The 14 Things Every Google Employee Must Do Before They Quit

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Photo: Flickr / Marcin Wichary

Even if you want to work at Google, you probably don’t want to be there forever.Well, it turns out there’s a bucket list for Googlers, too. A bunch of former Googlers listed everything you should do before you leave the company on Quora.

A lot of them are related to taking advantage of Google’s perks, but the take-away is that Google has a ton of resources that will make you a better engineer — so take advantage of them.

Without further ado…

Learn how to be a badass coder.

'Google invests a significant amount of effort in engineering education and in producing detailed codelabs with exercises that bring you up to speed on core abstractions like protocol buffers.'

Translation: Google wants you to be a better software engineer, so take advantage of the tools they are giving you. Be like Jeff Dean.

Attend talks by celebrities and tech geniuses.

'You might be able to catch Lady Gaga and President Obama when he was running for office. While I was at Google, I went to talks by Freakonomics author Steven D. Levitt, cartoonists for The Simpsons, presidential candidate Ron Paul, Java collections architect Joshua Bloch, Python language creator Guido Van Rossum, and many more.'

Translation: Google attracts some really cool people to its campus. Go see them.

Enjoy the power trip of using all of Google's resources.

'Run a MapReduce on thousands of machines. Few places offer you access to so many resources at your fingertips, and your first one feels quite empowering.'

Translation: Googlers have a huge amount of computing power and resources at their fingertips. Ride the wave.

Eat food. Lots of it.

'Try out all 20 or so different Google cafes. Though you can get your friends to invite you after you leave, you won't have the same flexibility later.'

Translation: Pretty obvious: Google has free food, so you should try all of it.

Read up on how Google was designed and how it operates.

'Read design documents for major pieces of Google infrastructure. There may be research papers on distributed storage with BigTable and incremental indexing with Percolator/Caffeine, but within Google, you have access to significantly more resources to new cutting edge designs and in-depth explanations of why things were built a certain way. Internalizing some of those design choices will help you make better design choices in the future.'

Translation: Google is a massive software giant because it was built on great principles and coding, and you have a chance to find out how it works. Take advantage of it.

Try doing something out of your comfort zone.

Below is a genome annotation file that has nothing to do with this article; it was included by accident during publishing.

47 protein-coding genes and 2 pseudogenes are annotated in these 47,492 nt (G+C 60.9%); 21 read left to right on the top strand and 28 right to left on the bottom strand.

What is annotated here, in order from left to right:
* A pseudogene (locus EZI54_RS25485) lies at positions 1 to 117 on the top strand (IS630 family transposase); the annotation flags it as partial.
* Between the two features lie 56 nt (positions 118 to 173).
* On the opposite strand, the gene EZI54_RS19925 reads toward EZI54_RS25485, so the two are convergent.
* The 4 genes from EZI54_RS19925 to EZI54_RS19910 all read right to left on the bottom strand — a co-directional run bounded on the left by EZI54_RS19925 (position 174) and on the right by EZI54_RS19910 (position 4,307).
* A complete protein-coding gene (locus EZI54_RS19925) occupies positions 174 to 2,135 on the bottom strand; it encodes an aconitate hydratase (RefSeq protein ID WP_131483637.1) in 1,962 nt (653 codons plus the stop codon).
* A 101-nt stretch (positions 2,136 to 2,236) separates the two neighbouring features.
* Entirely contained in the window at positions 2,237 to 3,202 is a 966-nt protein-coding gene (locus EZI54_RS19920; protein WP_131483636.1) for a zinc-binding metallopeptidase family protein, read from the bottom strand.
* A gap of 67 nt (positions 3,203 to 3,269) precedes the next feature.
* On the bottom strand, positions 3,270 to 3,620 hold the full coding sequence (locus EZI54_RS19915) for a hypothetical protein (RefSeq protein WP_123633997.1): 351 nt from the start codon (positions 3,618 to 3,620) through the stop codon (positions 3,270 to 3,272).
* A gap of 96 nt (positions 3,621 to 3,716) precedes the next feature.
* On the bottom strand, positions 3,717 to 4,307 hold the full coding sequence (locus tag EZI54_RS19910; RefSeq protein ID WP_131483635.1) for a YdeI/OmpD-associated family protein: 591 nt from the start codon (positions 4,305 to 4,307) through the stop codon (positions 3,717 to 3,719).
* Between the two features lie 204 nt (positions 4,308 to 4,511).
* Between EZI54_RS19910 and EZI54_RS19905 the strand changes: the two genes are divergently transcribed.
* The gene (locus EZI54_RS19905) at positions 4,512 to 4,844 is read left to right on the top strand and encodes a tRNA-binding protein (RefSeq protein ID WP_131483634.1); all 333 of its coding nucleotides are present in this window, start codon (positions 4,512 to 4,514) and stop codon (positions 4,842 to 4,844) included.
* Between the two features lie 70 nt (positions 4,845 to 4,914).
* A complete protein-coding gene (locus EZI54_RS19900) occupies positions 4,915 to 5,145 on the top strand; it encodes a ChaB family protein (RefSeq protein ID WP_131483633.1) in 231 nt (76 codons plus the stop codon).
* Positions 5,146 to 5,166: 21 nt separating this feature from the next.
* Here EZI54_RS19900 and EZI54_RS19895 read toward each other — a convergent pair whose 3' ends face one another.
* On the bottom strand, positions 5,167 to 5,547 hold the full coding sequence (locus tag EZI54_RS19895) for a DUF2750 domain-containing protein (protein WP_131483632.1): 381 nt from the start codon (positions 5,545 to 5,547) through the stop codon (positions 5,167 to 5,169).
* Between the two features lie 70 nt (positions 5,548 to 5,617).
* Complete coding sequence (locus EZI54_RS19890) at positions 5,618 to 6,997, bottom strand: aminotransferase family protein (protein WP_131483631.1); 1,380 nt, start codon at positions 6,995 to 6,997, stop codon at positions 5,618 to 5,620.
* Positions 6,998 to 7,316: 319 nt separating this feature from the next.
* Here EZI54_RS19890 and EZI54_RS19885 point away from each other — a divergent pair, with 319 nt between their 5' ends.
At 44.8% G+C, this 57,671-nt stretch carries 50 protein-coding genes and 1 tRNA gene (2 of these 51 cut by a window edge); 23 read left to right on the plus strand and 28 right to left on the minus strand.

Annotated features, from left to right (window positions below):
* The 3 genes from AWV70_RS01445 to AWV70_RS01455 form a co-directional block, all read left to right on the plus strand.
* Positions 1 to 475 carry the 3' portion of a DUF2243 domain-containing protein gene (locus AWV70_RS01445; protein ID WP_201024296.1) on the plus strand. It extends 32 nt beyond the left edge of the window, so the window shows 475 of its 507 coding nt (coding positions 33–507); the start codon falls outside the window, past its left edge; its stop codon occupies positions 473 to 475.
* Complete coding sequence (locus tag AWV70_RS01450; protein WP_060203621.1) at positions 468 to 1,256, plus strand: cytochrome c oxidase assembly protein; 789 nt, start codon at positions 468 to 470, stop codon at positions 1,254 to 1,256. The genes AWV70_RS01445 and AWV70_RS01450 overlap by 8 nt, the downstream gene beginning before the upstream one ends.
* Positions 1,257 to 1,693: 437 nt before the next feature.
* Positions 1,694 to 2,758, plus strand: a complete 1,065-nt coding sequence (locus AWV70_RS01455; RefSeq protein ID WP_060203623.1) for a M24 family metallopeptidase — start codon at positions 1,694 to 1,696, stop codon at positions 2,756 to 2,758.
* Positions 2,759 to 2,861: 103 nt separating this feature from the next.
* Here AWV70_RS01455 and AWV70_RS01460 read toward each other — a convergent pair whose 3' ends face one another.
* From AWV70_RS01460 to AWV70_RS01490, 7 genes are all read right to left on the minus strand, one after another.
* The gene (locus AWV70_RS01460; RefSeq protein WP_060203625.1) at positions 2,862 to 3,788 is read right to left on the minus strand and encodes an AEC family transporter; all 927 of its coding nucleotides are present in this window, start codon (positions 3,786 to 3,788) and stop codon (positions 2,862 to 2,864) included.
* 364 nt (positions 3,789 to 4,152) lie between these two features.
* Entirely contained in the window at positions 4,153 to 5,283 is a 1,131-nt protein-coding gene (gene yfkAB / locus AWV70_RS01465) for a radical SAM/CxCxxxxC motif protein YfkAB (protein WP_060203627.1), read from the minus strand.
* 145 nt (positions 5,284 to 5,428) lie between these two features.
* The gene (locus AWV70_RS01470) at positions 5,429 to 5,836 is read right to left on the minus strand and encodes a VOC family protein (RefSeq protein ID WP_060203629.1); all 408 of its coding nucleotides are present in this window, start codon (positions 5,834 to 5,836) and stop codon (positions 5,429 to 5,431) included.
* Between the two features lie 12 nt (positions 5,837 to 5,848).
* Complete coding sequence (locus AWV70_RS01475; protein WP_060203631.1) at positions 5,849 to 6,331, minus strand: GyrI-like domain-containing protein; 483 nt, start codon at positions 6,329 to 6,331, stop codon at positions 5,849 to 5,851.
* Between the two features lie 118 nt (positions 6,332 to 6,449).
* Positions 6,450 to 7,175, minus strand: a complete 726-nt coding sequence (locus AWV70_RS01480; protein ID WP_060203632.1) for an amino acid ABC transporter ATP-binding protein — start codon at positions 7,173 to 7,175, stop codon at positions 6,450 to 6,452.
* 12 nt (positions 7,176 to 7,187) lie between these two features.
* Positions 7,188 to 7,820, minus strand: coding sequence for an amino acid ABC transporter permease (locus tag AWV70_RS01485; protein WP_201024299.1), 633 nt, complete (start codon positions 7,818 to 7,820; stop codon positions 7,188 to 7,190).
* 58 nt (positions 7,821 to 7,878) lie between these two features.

'Try out something you're interested in, but that might be more difficult for you to do outside (e.g., managing a team, TLing (being a tech lead), working on a platform or in a programming language you're not comfortable with, trying out a rotation with a different group, get involved with ventures or dotorg, etc.'

Translation: Try new projects and teams! Google will move its employees around so they don't get bored.

If you're in Mountain View, start riding a bike.

'Bike from San Francisco to Mountain View with the SF2G crew ('

Translation: There's a big group of Googlers that ride from San Francisco to the Google offices in Mountain View. It's a huge, exhausting trip -- but sounds totally worth it.

Find out how some of Google's more ridiculous projects work.

'If available, sign up for a tour of the ScanOps building where Google digitizes books, page by page. A long time ago there also used to be data warehouse tours, but they no longer offered them while I was there.'

Translation: Google Books is one of Google's more ridiculous projects, and you can see how it works. Check it out.

Find out what Google is working on next.

'Find out what Google's planning to launch next. Google's fairly open internally, and there's a lot of product information available on its internal wikis.'

Translation: this one is pretty self-explanatory. Google is constantly working on weird projects. Sergey Brin is actually called 'batman' around the office because of some of the projects he is leading.

Find out how Google lets its programmers check code in and out.

'Understand how the build system works. It's hard to write a good build system. When I was at Ooyala, I was able to use what I had learned at Google to write a good command-line build tool for Flash/Actionscript to replace the buggy and broken Eclipse-based build system we were using before.'

Translation: Decipher how Google makes it possible for you to build your programs and check them in and out of its code databases. You never know when you'll have to build one from scratch.

Visit an international office and, ideally, do a rotation there.

A few more things we found out: Google offers its employees the chance to do rotations at offices around the world -- including offices in New York, Mountain View and Sydney, Australia. Googlers say you should take advantage of that.

Buy some schwag.

You aren't going to get a chance to get any more Google schwag when you leave the company, so make sure you get your fill before you check out.

Ride the Google conference bike.

Self-explanatory. This thing is pure awesome.

Use one of the Japanese Toto toilets.

Also self-explanatory. These things look like they come straight out of space.

They have a sweet office, too...

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